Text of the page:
Valero Energy Stock: Expensive with potential for losses (NYSE: VLO)
Despite Valero Energy (NYSE: VLO) that maintained their dividends throughout the turmoil of 2020 and the bumpy start of 2021, they were still not worth buying earlier in 2022, as my previous article discussed. Since he is released, their share price has seen a very strong rally which now sees it trading at near record highs and just over 80% higher since just the start of 2022. While this has been wonderful for their shareholders, this now leaves their shares exorbitantly expensive with the potential for significant losses, as noted in this follow-up analysis which also reviews their subsequently released results for the first quarter of 2022.
Executive summary and ratings
Since many readers are likely short on time, the table below provides a very brief summary and scores for the main criteria assessed. This google doc provides a list of all my equivalent ratings as well as more information about my rating system. The following section provides a detailed analysis for readers wishing to delve deeper into their situation.
*Instead of simply assessing dividend coverage through earnings per share cash flow, I prefer to use free cash flow as it provides the strictest criteria and also best captures the true impact on their financial situation.
The difference a year makes can be amazing, while 2021 started with a cash burn in the first quarter that saw negative operating cash flow of $52 million, the first quarter of 2022 saw the year started with a positive result of 588 million dollars. While this is a year-over-year day-and-night difference, again similar to their full-year 2021 results, their temporary working capital movements significantly skewed their results. While their full year 2021 results were helped by a large working capital drawdown of $2.225 billion, unsurprisingly this has reversed so far in 2022, with the first quarter seeing a fund build turnover of $722 million, thus seeing their underlying operating cash flow at a very strong $1.31 billion, if hypothetically removed. Despite negative free cash flow of $138 million in the first quarter of 2022, they still took advantage of their strong underlying results to accelerate their share buybacks, as management comments below. .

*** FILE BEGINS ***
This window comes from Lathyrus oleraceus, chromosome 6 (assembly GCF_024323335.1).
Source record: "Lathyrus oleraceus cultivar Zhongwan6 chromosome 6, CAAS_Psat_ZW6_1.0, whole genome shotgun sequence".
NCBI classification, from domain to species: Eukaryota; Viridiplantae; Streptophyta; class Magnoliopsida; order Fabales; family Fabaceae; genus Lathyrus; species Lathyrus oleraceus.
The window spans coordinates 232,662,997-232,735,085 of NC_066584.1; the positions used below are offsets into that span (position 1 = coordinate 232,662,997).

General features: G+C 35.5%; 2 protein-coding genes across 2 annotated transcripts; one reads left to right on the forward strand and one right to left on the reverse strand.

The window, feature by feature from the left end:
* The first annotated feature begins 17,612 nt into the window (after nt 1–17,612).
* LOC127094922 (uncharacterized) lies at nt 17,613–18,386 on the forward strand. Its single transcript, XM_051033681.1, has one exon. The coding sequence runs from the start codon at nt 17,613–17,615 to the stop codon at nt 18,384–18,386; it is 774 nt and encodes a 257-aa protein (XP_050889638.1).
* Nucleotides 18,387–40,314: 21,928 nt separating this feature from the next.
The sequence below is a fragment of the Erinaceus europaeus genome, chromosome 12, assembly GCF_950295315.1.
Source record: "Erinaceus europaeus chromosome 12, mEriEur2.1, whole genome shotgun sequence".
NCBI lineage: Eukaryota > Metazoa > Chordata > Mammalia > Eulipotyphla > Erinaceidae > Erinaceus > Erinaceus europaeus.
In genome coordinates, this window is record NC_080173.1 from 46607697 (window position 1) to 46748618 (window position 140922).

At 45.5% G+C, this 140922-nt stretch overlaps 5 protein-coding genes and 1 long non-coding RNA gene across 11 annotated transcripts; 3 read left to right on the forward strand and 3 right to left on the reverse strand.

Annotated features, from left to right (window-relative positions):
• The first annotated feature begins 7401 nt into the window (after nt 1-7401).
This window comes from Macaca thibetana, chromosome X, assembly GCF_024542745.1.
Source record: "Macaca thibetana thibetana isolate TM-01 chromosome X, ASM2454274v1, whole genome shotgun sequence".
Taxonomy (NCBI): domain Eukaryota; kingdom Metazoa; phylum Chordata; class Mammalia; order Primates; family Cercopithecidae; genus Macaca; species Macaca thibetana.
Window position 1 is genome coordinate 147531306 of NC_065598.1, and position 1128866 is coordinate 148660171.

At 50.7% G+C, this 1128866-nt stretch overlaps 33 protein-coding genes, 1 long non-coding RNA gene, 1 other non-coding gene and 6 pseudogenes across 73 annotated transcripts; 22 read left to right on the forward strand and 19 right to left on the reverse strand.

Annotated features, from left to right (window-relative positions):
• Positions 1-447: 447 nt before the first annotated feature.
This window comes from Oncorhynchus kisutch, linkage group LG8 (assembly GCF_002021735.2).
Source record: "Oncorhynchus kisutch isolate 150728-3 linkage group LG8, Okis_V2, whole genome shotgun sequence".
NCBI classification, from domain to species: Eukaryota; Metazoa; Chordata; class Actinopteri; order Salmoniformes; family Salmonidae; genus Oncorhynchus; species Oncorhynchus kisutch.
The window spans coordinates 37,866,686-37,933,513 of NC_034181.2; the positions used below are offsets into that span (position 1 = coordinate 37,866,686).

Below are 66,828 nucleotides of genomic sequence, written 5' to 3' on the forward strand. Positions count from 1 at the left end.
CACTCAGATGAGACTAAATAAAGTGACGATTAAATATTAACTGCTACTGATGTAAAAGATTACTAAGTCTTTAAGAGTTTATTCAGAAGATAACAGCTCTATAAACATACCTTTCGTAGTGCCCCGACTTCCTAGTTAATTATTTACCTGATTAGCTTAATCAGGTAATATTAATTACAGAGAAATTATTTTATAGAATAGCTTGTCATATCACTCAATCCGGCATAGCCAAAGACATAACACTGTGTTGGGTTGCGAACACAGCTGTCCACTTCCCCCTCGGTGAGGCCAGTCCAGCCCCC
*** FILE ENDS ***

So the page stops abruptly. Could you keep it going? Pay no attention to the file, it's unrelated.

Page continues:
“And we continue to deliver on our commitment to shareholder return with an annual target payout ratio of 40% to 50%.”
“We returned $545 million to our shareholders in the first quarter of 2022, with $401 million paid out in dividends and $144 million in share buybacks, resulting in a payout ratio of 44% of adjusted net cash provided by operating activities for the quarter.”
-Valero Energy Q1 2022 conference call.